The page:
The antidote to this trap is gratitude, to look at gifts in your life with laser-sharp focus and to be thankful to God for the small details. To recognize that our upbringing may not have been perfect but it gave us the tools to get to where we are now. And that our present state is exactly where we need to be or we wouldn’t have traveled this perfectly orchestrated path. God wants our whole being. Our past and our present. God lovingly arranged for the circumstances of our lives and all of the challenges along the way to give us a feeling of empowerment for “choosing life.” And rather than perceiving a malicious Creator dolling out punishment during the High Holidays, we must be grateful for the divine system of cause and effect.
I had the gift of a potent revelation this week. I was out at a great LA jazz club hearing some absolute musical masters tearing it up. The volume was more intense with every song and I had to beseech the bartender for some earplugs. At one point I noticed that the keyboard player’s amp was on fire. No one was doing anything. A timeless minute went by where my shock at the lack of response turned into action. In spite of my broken foot and crutches I leapt to the stage to pull his flaming amp away from the thick red curtain that it was leaning on. I screamed to the waiter to get a fire extinguisher. The owner of the club ran down to the stage to tackle me…he assumed I was an overzealous fan. The fire was put out, the keyboards were patched through the PA system and the band never stopped playing. However, they did segue into Fire by Jimi Hendrix.
After the excitement I nursed my Corona and reflected: We cannot sit around and wait for someone else to help us. Yes, you have to pray, to make God part of your team, but you can’t sit around and wait for the big break, you can’t depend on anyone to make it happen for you. You can’t postpone the dream, the vacation, the change in lifestyle. There is no easy way out. No free lunch. This is it. Want to lose weight or quit smoking? Cold turkey, baby. Want to connect to God and live a holy life? Get to a class, a Torah website, a Shabbas table. I can’t just wait for the phone to ring for that next gig or album client. I have to figure out what I want and get busy. And make an exhaustive list of goals for myself and for the world when I meet the Master of the Universe on New Years Eve.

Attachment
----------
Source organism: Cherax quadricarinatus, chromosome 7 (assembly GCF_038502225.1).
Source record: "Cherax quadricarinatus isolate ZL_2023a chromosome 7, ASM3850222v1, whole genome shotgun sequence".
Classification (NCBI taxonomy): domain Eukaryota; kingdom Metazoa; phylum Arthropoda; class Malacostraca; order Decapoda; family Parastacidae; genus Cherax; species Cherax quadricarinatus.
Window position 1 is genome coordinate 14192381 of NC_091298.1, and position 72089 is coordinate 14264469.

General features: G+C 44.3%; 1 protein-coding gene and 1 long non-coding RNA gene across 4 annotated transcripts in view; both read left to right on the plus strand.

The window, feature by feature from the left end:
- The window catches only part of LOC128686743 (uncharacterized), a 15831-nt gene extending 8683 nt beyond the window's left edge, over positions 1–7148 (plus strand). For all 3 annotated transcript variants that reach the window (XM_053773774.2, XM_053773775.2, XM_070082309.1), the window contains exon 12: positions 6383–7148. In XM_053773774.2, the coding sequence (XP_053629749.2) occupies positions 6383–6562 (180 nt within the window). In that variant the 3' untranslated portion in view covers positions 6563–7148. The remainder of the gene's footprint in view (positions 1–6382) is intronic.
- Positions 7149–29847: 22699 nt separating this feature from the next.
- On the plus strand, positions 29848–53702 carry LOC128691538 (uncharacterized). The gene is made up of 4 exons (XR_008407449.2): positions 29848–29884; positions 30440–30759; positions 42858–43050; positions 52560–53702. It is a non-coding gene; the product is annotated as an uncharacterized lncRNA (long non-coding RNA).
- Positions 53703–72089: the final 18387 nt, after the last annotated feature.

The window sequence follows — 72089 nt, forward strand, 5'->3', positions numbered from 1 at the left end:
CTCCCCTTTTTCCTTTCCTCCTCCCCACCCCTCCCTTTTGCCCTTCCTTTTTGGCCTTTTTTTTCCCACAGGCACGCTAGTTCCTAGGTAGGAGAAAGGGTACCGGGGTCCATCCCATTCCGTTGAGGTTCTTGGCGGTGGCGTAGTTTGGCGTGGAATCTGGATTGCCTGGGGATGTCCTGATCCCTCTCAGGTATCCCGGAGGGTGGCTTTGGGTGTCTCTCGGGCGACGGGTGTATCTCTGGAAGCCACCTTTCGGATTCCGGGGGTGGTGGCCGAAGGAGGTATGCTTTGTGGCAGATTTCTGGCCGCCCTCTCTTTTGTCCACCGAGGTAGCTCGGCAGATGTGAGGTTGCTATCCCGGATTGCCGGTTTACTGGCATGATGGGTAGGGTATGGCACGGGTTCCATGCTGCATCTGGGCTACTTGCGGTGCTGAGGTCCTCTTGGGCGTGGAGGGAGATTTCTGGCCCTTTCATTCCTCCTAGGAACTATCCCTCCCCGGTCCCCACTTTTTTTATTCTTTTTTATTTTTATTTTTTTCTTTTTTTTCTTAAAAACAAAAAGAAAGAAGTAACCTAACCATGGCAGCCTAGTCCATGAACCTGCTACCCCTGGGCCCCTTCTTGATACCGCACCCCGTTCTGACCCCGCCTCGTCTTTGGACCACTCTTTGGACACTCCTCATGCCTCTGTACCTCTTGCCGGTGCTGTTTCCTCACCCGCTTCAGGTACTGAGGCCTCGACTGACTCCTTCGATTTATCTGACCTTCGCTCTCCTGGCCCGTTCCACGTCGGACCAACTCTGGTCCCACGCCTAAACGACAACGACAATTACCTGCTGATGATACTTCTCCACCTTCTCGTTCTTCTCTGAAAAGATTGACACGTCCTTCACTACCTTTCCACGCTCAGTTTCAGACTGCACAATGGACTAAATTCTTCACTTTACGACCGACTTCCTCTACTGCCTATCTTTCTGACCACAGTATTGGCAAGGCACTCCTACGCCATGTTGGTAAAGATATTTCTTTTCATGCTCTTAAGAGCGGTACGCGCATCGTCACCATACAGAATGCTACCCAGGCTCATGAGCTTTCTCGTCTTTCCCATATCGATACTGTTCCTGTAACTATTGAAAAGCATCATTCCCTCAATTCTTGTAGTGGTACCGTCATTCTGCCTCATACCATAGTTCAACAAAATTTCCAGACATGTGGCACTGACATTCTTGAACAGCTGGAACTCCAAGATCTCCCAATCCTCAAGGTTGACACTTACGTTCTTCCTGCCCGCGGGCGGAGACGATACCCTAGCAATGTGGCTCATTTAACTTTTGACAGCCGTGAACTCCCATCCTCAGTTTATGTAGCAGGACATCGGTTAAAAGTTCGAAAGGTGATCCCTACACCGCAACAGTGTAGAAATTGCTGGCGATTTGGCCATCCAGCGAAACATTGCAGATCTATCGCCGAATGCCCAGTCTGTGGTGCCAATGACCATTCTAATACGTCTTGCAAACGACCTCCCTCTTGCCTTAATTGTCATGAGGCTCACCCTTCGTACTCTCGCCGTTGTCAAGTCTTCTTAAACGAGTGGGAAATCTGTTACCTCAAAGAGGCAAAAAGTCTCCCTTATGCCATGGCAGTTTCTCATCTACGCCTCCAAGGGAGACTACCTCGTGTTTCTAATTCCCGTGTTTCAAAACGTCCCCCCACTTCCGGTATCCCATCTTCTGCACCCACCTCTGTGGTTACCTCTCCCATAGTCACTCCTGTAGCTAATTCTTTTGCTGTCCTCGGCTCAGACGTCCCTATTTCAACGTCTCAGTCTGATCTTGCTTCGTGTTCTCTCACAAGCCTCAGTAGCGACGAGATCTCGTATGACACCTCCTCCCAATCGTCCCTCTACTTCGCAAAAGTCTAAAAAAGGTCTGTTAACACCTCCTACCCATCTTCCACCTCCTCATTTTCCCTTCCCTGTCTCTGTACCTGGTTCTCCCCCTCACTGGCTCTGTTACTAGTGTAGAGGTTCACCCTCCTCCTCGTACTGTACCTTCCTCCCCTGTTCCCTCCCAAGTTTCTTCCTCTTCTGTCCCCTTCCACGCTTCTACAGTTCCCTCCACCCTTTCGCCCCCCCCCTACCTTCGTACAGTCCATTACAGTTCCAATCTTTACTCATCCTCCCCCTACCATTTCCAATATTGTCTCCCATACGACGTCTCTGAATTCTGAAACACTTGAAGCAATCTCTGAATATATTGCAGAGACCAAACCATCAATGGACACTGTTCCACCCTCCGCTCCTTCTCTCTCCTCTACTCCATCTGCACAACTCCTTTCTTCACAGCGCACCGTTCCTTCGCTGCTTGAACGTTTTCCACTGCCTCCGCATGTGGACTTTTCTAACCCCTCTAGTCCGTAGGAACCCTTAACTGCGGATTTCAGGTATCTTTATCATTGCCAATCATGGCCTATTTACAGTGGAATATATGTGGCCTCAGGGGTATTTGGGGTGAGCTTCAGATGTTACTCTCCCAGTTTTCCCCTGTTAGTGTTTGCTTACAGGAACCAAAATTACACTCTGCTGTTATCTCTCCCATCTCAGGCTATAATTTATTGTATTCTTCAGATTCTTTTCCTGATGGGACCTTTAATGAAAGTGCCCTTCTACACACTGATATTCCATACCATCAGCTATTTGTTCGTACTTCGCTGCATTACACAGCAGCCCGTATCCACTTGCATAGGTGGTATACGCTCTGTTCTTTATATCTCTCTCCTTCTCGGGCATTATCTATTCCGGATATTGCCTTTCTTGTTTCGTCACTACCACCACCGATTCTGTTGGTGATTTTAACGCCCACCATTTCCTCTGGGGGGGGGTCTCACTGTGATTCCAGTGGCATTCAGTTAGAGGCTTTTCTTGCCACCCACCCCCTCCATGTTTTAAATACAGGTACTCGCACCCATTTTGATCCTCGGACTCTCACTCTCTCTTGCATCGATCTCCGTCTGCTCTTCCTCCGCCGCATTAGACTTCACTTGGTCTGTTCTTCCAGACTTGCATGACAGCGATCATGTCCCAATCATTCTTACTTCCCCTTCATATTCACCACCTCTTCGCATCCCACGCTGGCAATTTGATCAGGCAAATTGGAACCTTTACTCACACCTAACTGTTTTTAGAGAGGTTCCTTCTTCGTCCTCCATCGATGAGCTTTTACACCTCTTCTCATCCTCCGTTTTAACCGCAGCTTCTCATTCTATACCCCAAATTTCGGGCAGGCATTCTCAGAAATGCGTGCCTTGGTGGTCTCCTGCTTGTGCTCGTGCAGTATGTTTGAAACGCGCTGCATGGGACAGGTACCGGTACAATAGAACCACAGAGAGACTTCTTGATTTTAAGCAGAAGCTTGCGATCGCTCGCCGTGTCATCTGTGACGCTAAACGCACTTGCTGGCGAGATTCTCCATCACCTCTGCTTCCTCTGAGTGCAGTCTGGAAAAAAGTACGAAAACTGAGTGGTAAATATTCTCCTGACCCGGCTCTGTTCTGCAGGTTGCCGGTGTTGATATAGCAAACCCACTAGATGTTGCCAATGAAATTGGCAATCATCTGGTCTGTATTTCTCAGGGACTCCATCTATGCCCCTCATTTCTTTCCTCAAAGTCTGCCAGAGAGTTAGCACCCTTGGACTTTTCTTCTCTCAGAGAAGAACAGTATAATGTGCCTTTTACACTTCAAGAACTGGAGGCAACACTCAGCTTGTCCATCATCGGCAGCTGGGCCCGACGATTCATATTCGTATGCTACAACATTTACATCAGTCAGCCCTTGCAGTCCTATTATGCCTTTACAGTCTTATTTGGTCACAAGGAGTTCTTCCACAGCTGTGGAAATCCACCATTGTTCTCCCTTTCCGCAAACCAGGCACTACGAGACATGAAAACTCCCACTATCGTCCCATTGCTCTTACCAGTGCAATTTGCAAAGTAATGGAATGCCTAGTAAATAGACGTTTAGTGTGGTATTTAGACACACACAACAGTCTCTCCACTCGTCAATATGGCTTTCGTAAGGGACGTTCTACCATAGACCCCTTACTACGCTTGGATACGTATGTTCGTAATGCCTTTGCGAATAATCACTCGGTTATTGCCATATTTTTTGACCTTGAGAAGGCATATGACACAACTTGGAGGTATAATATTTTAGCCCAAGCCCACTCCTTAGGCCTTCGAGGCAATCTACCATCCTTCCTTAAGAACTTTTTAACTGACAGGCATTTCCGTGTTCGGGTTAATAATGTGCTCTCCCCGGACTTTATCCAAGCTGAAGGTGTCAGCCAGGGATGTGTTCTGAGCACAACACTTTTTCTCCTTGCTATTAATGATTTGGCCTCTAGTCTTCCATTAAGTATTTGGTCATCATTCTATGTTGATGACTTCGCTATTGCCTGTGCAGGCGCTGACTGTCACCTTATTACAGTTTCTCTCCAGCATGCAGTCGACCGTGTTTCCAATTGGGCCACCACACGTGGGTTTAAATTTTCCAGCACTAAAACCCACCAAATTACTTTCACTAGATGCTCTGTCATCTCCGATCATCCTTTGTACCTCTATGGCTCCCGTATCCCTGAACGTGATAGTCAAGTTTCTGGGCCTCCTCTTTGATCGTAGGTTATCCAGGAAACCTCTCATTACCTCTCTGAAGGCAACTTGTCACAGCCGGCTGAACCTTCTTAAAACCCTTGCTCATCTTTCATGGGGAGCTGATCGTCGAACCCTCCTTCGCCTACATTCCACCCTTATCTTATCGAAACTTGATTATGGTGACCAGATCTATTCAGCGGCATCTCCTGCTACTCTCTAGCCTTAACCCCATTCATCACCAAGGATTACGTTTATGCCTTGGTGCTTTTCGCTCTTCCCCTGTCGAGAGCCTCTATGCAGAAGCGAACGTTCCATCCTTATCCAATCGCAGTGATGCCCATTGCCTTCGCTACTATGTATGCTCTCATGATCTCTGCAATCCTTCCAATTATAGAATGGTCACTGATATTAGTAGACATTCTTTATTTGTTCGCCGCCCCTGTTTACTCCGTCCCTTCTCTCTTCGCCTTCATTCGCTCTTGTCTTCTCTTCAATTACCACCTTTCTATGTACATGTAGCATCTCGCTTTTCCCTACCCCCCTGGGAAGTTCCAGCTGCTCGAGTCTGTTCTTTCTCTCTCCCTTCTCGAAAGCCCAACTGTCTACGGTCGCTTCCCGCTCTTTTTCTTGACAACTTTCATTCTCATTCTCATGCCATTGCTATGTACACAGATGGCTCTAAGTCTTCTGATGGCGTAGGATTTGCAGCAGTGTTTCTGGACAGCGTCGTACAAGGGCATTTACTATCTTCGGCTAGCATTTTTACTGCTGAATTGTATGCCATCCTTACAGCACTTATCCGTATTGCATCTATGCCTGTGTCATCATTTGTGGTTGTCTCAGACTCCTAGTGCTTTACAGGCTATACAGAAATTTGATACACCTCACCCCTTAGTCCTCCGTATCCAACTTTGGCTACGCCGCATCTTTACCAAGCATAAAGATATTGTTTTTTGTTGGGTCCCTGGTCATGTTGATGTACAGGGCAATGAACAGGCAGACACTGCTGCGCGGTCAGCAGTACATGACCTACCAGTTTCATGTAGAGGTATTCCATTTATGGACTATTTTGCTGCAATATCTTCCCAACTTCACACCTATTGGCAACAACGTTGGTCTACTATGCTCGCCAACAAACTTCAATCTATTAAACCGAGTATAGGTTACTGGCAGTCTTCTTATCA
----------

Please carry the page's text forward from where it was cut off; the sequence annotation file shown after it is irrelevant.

The other aspect of my revelation that night was in regard to gratitude, specifically to my parents. They may not have given their four boys a life of mitzvot, kashrut, Torah study and the like. But they did raise a family that was passionate about Israel, Jewish music and the Jewish people. The more I think about it, my parents were superheroes. They gave us the freedom and courage to explore the world and the discipline never to be “quitters.” They raised us colorblind: it was perfectly natural to love everyone, all races and religions. The highest-ranking executives in my father’s garment company were Black, Hispanic, Filipino, or Irish. This was totally normal for us brothers; we treated them like aunts and uncles. We also had no bias in terms of economic standing, sexual preference, age. Poor, rich, young, old, all were welcome in my household. They unleashed four adventurous, open-minded boys with a solid foundation of love, trust and common sense.